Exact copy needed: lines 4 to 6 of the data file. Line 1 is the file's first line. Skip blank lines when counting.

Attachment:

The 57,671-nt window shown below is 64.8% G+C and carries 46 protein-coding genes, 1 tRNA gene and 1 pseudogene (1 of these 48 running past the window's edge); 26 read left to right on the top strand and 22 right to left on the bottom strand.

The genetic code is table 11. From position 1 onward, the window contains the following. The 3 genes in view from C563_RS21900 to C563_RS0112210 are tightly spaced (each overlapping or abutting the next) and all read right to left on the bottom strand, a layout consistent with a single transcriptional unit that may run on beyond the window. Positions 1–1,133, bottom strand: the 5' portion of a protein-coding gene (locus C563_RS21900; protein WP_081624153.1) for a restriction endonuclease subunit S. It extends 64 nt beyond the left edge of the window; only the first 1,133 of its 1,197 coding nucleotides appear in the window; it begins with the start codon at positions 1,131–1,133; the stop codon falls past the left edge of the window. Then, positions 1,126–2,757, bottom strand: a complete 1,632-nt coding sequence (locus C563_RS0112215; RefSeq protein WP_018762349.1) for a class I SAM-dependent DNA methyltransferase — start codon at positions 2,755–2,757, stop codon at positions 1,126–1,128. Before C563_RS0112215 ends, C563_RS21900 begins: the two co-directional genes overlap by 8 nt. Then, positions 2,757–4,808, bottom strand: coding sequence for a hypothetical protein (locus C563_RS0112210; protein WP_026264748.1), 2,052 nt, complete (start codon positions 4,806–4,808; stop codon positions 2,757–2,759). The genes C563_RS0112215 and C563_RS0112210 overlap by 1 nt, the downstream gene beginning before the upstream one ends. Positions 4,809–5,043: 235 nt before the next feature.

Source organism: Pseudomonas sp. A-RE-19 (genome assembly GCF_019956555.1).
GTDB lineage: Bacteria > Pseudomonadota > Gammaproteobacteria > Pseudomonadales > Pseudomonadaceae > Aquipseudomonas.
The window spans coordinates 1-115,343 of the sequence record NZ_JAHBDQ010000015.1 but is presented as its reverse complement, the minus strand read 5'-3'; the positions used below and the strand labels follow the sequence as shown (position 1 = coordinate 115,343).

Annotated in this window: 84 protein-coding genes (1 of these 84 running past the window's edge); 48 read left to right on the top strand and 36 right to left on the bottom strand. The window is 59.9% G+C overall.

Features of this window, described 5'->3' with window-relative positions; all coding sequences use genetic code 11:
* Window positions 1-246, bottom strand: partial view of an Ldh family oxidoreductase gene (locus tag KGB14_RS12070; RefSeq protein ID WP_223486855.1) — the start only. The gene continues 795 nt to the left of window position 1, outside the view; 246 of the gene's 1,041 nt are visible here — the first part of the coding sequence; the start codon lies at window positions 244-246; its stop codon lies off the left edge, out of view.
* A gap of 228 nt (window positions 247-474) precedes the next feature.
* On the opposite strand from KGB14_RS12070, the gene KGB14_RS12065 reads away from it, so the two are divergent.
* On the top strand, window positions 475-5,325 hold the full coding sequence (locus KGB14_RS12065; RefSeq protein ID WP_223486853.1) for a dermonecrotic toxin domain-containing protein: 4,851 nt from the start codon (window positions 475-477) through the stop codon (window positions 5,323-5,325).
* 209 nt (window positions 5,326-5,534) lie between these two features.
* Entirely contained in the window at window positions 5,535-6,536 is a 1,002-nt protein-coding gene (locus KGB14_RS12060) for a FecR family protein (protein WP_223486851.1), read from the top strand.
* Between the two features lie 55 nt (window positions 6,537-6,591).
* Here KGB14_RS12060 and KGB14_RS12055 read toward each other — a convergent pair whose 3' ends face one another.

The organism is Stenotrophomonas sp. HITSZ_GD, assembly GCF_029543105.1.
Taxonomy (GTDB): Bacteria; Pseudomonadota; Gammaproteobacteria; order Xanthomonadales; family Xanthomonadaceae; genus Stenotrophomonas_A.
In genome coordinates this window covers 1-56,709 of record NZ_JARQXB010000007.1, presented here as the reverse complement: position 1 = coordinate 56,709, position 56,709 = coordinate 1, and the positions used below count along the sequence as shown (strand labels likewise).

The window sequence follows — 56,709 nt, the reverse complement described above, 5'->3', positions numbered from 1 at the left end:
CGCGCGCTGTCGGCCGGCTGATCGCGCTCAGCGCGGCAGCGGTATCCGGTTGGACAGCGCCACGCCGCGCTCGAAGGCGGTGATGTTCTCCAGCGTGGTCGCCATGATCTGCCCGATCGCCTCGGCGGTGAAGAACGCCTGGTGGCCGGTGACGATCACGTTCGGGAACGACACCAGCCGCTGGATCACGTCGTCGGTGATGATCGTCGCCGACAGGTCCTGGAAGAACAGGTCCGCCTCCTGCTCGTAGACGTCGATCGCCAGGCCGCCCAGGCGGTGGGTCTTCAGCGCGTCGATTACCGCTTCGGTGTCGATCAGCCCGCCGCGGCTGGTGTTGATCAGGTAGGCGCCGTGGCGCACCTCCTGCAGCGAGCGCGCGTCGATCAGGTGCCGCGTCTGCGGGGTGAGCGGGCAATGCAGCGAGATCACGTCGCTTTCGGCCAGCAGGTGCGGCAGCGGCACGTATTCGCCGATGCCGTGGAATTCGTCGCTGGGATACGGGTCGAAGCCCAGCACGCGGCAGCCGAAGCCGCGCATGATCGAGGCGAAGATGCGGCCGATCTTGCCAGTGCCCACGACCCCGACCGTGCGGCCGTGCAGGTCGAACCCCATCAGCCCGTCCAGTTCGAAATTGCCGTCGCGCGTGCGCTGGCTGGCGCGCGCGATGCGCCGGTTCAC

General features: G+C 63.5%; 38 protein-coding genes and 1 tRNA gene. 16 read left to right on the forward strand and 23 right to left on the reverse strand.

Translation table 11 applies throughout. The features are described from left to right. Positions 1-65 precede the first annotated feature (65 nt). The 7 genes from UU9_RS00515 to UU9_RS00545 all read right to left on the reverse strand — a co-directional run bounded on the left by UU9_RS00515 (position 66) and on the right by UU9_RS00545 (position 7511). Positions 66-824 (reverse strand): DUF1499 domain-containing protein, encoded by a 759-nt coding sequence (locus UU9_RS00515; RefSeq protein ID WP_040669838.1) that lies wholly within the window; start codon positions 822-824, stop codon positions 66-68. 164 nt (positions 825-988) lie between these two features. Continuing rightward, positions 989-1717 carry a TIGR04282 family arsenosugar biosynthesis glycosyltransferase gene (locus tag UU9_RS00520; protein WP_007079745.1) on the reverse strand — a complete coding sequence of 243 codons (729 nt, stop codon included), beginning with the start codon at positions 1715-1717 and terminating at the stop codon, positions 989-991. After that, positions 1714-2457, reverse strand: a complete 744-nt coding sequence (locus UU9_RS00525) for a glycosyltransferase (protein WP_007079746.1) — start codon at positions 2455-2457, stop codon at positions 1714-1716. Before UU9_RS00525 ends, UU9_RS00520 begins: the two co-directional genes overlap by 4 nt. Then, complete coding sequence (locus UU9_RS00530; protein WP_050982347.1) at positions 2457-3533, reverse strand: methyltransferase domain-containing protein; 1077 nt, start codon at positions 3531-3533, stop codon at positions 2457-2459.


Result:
GTDB lineage: Bacteria > Pseudomonadota > Gammaproteobacteria > Pseudomonadales > Pseudomonadaceae > Aquipseudomonas.
The window spans coordinates 1-115,343 of the sequence record NZ_JAHBDQ010000015.1 but is presented as its reverse complement, the minus strand read 5'-3'; the positions used below and the strand labels follow the sequence as shown (position 1 = coordinate 115,343).

Annotated in this window: 84 protein-coding genes (1 of these 84 running past the window's edge); 48 read left to right on the top strand and 36 right to left on the bottom strand. The window is 59.9% G+C overall.